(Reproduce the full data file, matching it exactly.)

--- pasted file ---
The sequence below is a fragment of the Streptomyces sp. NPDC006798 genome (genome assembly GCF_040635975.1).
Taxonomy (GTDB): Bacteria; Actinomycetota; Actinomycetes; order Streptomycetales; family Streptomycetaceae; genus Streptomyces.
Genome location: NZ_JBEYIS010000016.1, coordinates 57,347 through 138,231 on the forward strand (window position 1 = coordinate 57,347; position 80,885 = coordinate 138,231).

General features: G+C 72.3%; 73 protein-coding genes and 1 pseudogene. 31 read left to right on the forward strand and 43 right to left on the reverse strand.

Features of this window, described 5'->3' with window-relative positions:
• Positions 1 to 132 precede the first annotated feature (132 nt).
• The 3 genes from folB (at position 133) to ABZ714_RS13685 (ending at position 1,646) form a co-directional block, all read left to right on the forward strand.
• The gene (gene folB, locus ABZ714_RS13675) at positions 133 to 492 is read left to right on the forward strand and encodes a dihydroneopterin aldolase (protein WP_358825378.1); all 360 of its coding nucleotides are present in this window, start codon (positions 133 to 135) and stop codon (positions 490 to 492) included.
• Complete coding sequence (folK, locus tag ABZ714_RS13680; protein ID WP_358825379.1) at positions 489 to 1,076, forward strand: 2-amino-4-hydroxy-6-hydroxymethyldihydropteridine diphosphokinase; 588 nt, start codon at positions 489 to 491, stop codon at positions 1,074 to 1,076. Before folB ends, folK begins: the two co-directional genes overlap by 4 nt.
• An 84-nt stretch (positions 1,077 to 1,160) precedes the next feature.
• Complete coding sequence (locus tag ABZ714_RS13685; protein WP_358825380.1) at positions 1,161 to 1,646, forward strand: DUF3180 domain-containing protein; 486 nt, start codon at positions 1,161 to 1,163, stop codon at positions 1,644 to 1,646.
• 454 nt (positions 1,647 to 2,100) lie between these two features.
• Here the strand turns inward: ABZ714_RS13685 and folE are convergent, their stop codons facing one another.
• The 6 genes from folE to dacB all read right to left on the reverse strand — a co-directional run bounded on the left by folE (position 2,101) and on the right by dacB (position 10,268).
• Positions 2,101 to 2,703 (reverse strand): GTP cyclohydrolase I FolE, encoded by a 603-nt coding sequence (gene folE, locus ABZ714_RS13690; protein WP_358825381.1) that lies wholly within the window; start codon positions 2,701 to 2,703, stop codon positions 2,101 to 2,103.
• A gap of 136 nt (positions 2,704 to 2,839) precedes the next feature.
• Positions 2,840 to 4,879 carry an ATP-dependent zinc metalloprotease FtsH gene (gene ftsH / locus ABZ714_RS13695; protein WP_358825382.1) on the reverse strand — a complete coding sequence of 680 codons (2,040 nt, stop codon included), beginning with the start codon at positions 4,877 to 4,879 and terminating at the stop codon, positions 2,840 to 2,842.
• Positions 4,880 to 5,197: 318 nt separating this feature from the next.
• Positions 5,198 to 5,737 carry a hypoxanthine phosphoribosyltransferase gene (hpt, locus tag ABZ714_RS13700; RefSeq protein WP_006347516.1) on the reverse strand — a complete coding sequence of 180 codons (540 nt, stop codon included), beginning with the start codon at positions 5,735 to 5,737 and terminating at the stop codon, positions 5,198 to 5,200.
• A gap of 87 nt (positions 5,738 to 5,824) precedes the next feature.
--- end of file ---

The sequence below is a fragment of the Streptomyces sp. NPDC006798 genome (genome assembly GCF_040635975.1).
Taxonomy (GTDB): Bacteria; Actinomycetota; Actinomycetes; order Streptomycetales; family Streptomycetaceae; genus Streptomyces.
Genome location: NZ_JBEYIS010000016.1, coordinates 57,347 through 138,231 on the forward strand (window position 1 = coordinate 57,347; position 80,885 = coordinate 138,231).

General features: G+C 72.3%; 73 protein-coding genes and 1 pseudogene. 31 read left to right on the forward strand and 43 right to left on the reverse strand.

Features of this window, described 5'->3' with window-relative positions:
• Positions 1 to 132 precede the first annotated feature (132 nt).
• The 3 genes from folB (at position 133) to ABZ714_RS13685 (ending at position 1,646) form a co-directional block, all read left to right on the forward strand.
• The gene (gene folB, locus ABZ714_RS13675) at positions 133 to 492 is read left to right on the forward strand and encodes a dihydroneopterin aldolase (protein WP_358825378.1); all 360 of its coding nucleotides are present in this window, start codon (positions 133 to 135) and stop codon (positions 490 to 492) included.
• Complete coding sequence (folK, locus tag ABZ714_RS13680; protein ID WP_358825379.1) at positions 489 to 1,076, forward strand: 2-amino-4-hydroxy-6-hydroxymethyldihydropteridine diphosphokinase; 588 nt, start codon at positions 489 to 491, stop codon at positions 1,074 to 1,076. Before folB ends, folK begins: the two co-directional genes overlap by 4 nt.
• An 84-nt stretch (positions 1,077 to 1,160) precedes the next feature.
• Complete coding sequence (locus tag ABZ714_RS13685; protein WP_358825380.1) at positions 1,161 to 1,646, forward strand: DUF3180 domain-containing protein; 486 nt, start codon at positions 1,161 to 1,163, stop codon at positions 1,644 to 1,646.
• 454 nt (positions 1,647 to 2,100) lie between these two features.
• Here the strand turns inward: ABZ714_RS13685 and folE are convergent, their stop codons facing one another.
• The 6 genes from folE to dacB all read right to left on the reverse strand — a co-directional run bounded on the left by folE (position 2,101) and on the right by dacB (position 10,268).
• Positions 2,101 to 2,703 (reverse strand): GTP cyclohydrolase I FolE, encoded by a 603-nt coding sequence (gene folE, locus ABZ714_RS13690; protein WP_358825381.1) that lies wholly within the window; start codon positions 2,701 to 2,703, stop codon positions 2,101 to 2,103.
• A gap of 136 nt (positions 2,704 to 2,839) precedes the next feature.
• Positions 2,840 to 4,879 carry an ATP-dependent zinc metalloprotease FtsH gene (gene ftsH / locus ABZ714_RS13695; protein WP_358825382.1) on the reverse strand — a complete coding sequence of 680 codons (2,040 nt, stop codon included), beginning with the start codon at positions 4,877 to 4,879 and terminating at the stop codon, positions 2,840 to 2,842.
• Positions 4,880 to 5,197: 318 nt separating this feature from the next.
• Positions 5,198 to 5,737 carry a hypoxanthine phosphoribosyltransferase gene (hpt, locus tag ABZ714_RS13700; RefSeq protein WP_006347516.1) on the reverse strand — a complete coding sequence of 180 codons (540 nt, stop codon included), beginning with the start codon at positions 5,735 to 5,737 and terminating at the stop codon, positions 5,198 to 5,200.
• A gap of 87 nt (positions 5,738 to 5,824) precedes the next feature.